04 Feb 2016
Mandatory central clearing on its way for issuers of OTC derivatives in Australia
by Sonia Goumenis, Mano Karthigeyan
You will need to work out if you are a clearing entity or a foreign internationally-active dealer, either in your personal capacity or in a representative capacity.
Issuers of certain over-the-counter (OTC) interest rate derivatives will soon be required to clear their swaps in compliance with the Australian Securities and Investments Commission's (ASIC) new mandatory clearing rules.
The rules were finalised and released in December 2015 following a period of industry consultation on the initial draft released by ASIC in May 2015. At the time, the Treasury also consulted on a draft Ministerial determination that prescribed the product scope of the proposed clearing rules and regulations that established the parameters of ASIC's rule-making powers. The Ministerial determination was made in August 2015 and the regulation was passed in September 2015.
Who is impacted?
The rules are likely only to affect major banks and foreign dealers as they are limited in application to derivative transactions entered into between two "clearing entities" (or transactions between a "clearing entity" and a "foreign internationally-active dealer").
Entities of the following types that have gross notional outstanding OTC derivatives positions that are equivalent to or in excess of AUD100 billion (the clearing threshold) and are acting in their personal capacity are "clearing entities":
- Australian or foreign Authorised Deposit-taking Institutions (ADIs);
- Australian or foreign Australian Financial Services (AFS) licensees; or
- exempt foreign AFS licensees.
The regime will also apply to entities that are acting in a representative capacity and hold gross notional outstanding OTC derivatives positions that are equivalent to or in excess of the clearing threshold on behalf of a registered trust or scheme that is established in Australia.
Background to the new mandatory clearing rules
The clearing requirements under the new regime will commence in April 2016 and are part of a broader reform agenda with respect to OTC derivatives reflecting Australia's G20 commitments. These commitments, most of which were agreed at the 2009 Pittsburgh Summit and later supplemented in November 2011 by G20 Leaders in Cannes, include the overarching objectives to substantially reform market practice for OTC derivatives and ensure more transparency and stability in derivatives markets.
Agreed reform measures include mandatory reporting requirements for OTC derivative transactions to trade repositories, which after a staggered implementation through July 2013 to December 2015 has now been implemented in Australia.
We also await rules in relation to margining requirements for non-centrally cleared OTC derivatives, jurisdiction for which (at least with respect to ADIs) sits with the Australian Prudential Regulatory Authority (APRA) rather than ASIC.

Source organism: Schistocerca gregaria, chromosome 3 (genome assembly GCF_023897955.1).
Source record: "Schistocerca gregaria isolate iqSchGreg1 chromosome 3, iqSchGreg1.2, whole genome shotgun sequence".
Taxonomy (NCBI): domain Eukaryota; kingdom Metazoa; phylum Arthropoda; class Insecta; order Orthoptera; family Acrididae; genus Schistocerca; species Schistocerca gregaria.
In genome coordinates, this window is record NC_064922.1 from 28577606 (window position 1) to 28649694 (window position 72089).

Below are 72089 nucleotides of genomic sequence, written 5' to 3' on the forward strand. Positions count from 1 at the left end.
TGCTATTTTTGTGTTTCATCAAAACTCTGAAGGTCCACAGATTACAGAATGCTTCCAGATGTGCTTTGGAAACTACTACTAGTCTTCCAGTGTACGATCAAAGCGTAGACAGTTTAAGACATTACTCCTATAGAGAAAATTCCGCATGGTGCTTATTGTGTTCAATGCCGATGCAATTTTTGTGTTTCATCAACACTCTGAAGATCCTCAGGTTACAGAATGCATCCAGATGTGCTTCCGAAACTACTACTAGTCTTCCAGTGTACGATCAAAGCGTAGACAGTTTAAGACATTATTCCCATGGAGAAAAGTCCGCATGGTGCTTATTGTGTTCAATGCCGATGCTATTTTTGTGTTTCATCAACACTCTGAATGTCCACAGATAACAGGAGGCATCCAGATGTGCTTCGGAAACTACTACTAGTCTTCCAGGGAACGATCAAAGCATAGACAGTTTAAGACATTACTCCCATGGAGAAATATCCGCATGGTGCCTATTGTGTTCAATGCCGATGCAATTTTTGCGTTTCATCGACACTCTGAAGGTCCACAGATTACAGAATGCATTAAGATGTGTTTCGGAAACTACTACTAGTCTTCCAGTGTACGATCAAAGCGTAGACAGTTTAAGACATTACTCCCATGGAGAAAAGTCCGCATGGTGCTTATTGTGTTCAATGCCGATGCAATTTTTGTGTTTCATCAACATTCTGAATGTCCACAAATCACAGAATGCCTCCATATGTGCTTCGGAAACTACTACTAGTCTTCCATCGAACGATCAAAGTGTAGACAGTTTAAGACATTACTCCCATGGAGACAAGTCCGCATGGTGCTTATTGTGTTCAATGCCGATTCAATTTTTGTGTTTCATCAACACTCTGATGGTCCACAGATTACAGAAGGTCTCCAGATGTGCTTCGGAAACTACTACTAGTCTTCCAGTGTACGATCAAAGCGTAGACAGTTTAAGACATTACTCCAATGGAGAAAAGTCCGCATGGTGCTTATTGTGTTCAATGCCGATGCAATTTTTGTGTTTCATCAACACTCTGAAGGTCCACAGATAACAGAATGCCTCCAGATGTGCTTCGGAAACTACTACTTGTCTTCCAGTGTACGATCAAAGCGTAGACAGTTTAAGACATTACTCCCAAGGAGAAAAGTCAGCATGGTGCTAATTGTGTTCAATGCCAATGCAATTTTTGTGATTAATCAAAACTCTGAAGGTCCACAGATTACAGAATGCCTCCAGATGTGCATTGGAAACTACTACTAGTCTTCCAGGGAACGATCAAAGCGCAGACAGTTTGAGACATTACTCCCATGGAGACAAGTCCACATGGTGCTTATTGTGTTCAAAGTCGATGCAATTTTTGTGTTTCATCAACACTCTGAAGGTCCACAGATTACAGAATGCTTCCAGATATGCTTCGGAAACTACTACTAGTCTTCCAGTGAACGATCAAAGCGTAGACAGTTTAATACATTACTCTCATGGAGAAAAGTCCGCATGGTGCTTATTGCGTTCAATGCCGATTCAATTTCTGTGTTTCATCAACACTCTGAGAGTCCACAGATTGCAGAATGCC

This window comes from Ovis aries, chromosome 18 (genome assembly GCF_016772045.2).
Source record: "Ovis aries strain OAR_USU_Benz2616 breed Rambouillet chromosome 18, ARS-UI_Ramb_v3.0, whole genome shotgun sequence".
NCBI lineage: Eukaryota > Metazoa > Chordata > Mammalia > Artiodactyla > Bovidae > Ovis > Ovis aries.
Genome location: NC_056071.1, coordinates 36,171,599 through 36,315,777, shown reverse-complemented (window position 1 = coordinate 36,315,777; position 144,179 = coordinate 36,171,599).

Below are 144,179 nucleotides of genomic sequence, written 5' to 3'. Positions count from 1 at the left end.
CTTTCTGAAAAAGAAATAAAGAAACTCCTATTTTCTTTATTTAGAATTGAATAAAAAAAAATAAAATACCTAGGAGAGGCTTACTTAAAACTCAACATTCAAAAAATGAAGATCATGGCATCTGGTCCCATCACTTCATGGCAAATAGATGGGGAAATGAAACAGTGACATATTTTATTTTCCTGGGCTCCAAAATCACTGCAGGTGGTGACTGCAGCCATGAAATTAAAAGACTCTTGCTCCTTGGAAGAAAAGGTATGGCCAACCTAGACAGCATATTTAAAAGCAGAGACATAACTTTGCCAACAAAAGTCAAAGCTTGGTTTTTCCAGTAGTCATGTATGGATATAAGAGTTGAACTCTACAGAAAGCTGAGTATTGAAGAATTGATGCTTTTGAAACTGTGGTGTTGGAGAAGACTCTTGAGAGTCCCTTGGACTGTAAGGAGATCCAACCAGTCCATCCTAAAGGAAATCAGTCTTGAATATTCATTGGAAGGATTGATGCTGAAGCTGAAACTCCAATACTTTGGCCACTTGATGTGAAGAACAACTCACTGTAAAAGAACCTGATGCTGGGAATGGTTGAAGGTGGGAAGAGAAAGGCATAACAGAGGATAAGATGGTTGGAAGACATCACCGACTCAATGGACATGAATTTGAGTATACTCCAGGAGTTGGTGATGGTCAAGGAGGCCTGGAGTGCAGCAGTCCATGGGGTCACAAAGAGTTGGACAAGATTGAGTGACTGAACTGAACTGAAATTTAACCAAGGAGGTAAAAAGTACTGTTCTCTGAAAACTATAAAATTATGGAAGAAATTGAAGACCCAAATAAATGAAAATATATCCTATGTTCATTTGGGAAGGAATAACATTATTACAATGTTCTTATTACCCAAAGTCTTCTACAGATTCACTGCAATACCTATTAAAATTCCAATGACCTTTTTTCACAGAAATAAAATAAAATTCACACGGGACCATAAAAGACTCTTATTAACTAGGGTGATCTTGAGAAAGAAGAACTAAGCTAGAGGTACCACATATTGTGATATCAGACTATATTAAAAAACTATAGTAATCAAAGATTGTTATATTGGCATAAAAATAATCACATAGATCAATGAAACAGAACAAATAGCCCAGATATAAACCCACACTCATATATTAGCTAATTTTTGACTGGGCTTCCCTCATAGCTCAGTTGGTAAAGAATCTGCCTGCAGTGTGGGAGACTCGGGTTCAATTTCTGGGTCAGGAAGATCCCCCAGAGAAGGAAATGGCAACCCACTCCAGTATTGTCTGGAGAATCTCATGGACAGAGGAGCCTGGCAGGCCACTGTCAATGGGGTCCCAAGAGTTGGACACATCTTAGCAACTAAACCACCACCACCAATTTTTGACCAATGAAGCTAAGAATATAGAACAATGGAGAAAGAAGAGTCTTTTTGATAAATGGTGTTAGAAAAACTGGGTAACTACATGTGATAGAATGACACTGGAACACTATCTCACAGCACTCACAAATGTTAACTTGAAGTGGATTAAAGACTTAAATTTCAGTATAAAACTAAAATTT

Classes of derivatives affected
In addition to its limited application to significant swap dealers, the scope of the rules is narrow in terms of the classes of derivatives affected. The rules are confined to transactions involving interest rate derivatives that are denominated in either Australian Dollars, US Dollars, British Pounds and Japanese Yen (collectively known as the G4 interest rate derivatives). Specifically, the rules will apply to basis swaps, fixed-to-floating swaps, forward rate agreements and overnight index swaps. The interest rate derivative market is the largest and systemically most important derivatives market in Australia.
ASIC's focus on G4 interest rate derivatives stems from the clearing mandates implemented in other relevant jurisdictions, namely by the U.S. Commodity Futures Trading Commission (CFTC) and by the European Securities and Markets Authority (ESMA), in an effort to streamline the mandatory clearing rules across different jurisdictions to maintain overall consistency for financial institutions involved in cross-border OTC derivative transactions.
ASIC's objective through implementing clearing rules that are broadly consistent with regimes in the U.S. and Europe is to enhance the likelihood of Australian financial institutions reducing or relieving themselves of compliance obligations relating to foreign clearing requirements through substitute compliance.
This more limited scope differs from the much wider scope of the mandatory trade reporting rules for OTC derivatives.
Key exceptions to the rules
There are some limited exceptions to mandatory clearing. For instance, clearing will not be required in the event that a relevant transaction is terminated prior to its deadline or a licensed or prescribed clearing and settlement facility is unavailable.
Other exceptions include intra-group trades or trades in connection with a multilateral portfolio compression cycle (a process whereby notional exposures in a portfolio are reduced by modifying, terminating or replacing derivatives in order to minimise operational risks or counterparty credit risks). An intra-group trade is defined as one where the counterparty to the clearing transaction is a related body corporate of the clearing entity.
What you need to do
As the rules have limited application you will need to work out if you are a clearing entity or a foreign internationally-active dealer either in your personal capacity or in a representative capacity. If you enter into a relevant OTC derivative transaction after April 2016 you will need to ensure compliance for trades entered into with other clearing entities and should seek advice in relation to the new rules.
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